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What our musical heritage owes to birdsong

In Siegfried, Richard Wagner loses his hero, whose strength is matched only by ignorance, in a mysterious forest whose whispers he does not understand. It is the song of a bird that will guide the young man towards his destiny and the beautiful sleeping Valkyrie awaiting his kiss. This poetic and wise bird is not the only one, far from it, to populate the musical aviary which, for centuries, has made the repertoire resonate with its trills and coos.

→ READ. A couple of musicians committed to reverie and beauty

We have been thinking about deepening the links between music and nature and more particularly with birds for a long time.confides Florence Bolton, gambist and artistic director, with the lutenist Benjamin Perrot, of the ensemble La Rêveuse. I believe that the confinement that pushed us to look at the sky from our house and to listen more attentively to the surrounding noises allowed this desire to come to life. »

The two artists are more particularly attached to the XVIIIand century when the aesthetics of imitation flourished. “Sounds can paint anything capable of making noise: thunder, winds, the roaring of the sea, the noise of donkeys, the melodious song of birds, the cries of animals”, wrote d’Alembert in 1753 (1). So of Hello of Daquin, of nightingale in love chez Rameau or, of the eagle, the lark and the woodpigeon summoned by Joseph Haydn in his Creation.

Teaching Tunes to Birds

Less known, no doubt, the “reverse” practice which, in the 18and century always wanted to teach the winged people the music composed by men. “We invented specific instruments like the flageolet of birds with a very high rangeexplains Florence Bolton. During our research, we have, for example, “met” Jean-Claude Hervieux de Chanteloup who wrote treatises on “the canaries of Canarie” of which he was the governor to the Princess of Condé. »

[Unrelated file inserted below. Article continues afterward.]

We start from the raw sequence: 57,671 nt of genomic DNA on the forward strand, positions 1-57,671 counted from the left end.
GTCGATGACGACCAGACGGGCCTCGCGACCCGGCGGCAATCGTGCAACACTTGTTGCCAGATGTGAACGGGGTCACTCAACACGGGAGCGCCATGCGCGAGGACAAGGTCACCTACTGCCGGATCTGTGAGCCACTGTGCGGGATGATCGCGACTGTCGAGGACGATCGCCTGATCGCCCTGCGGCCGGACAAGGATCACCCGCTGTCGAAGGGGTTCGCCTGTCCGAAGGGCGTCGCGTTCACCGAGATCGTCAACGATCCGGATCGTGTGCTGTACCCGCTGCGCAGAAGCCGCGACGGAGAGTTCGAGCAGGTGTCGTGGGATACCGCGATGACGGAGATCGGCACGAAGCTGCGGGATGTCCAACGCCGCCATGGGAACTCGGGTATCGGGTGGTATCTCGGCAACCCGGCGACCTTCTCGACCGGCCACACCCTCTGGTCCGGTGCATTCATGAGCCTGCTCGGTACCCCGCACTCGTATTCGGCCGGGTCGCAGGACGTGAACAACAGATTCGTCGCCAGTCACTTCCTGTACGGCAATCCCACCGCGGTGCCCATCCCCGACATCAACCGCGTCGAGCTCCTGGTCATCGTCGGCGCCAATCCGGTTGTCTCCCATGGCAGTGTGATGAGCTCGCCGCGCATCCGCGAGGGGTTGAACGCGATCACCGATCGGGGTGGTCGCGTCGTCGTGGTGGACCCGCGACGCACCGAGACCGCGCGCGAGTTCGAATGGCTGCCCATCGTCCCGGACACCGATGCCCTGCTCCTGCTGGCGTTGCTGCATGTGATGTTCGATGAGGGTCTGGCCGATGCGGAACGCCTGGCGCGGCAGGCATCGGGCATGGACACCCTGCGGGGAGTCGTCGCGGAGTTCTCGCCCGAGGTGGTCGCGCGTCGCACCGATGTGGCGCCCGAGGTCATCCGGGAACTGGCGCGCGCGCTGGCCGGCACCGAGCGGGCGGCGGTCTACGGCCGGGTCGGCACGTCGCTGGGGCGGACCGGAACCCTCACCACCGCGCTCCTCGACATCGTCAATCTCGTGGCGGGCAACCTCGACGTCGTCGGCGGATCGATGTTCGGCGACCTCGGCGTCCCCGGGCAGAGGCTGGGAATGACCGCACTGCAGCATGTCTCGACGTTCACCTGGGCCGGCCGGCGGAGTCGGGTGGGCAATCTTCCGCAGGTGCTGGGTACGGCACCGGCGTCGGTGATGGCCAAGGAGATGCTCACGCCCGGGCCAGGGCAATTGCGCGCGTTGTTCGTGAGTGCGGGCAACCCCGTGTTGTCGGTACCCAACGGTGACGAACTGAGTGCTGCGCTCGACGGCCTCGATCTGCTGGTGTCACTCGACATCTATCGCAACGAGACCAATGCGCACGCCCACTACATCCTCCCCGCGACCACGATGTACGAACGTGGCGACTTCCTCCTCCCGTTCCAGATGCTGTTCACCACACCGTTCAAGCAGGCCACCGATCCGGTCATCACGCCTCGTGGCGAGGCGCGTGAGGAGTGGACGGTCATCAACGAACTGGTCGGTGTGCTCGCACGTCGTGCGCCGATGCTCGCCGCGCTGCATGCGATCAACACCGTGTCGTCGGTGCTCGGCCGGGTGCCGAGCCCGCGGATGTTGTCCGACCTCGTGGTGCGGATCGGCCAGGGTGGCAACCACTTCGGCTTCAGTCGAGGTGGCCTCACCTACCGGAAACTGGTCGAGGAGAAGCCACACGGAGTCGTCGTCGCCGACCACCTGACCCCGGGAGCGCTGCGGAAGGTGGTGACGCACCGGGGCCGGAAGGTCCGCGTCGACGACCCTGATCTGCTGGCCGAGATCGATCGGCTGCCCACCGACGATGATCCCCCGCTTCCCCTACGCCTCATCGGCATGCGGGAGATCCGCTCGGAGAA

Picturesque no doubt, this fashion also makes us aware of the instrumentalization of birds to entertain good society but also of the financial speculation attached to the most virtuoso of these volatile scholars who were very expensive. “However, it is said that the most gifted could hardly learn more than three or four different tunes and that, as the composer Grétry teaches us in his Memoirsthe modulations put them in difficulty…”shade Florence Bolton.

The divine nightingale

The artistic director of La Rêveuse emphasizes the privileged place occupied by the nightingale. It fascinates by the contrast between its very modest plumage, “not particularly pretty”, and the spells of its nocturnal warbling. in the tale The Nightingale and the Emperor, Andersen compares the limited merits of a mechanical bird, however perfected, to those of an animal of flesh and blood which remains unpredictable and surprising. Igor Stravinsky was inspired by it in 1909 in his bewitching opera The Nightingale.

Today, Florence Bolton and Benjamin Perrot have invited singer and composer Vincent Bouchot to write a piece for young audiences. She calls on the Japanese flautist Kôske Nozaki who plays the bird’s flageolet with incredible dexterity while this very small instrument is extremely difficultdevilish ». To visually crown the enchantment, puppeteer Cécile Hurbault draws on her practice of oriental shadow theatre.

Listen to nature

A more traditional concert bringing together pieces by Purcell, Couperin, Rameau, but also Saint-Saëns and Ravel, and a cycle of meetings, conferences in music and cultural actions, complete this vast journey around birds. “I am delighted with the success we are having with programmers who usually rarely open their rooms to classical musicassures Florence Bolton. The current concerns around the living, our lost links with nature are probably not foreign to this.»

→ PORTRAIT. Cosmo Sheldrake, a rare bird

Already, Claude Debussy expressed the wish for a finer attention to the world around us: “We don’t listen to the thousand sounds of nature around us, we don’t listen enough to this varied music that it offers us in such abundance. It envelops us, and we have lived in the midst of it until now without realizing it. » (2)


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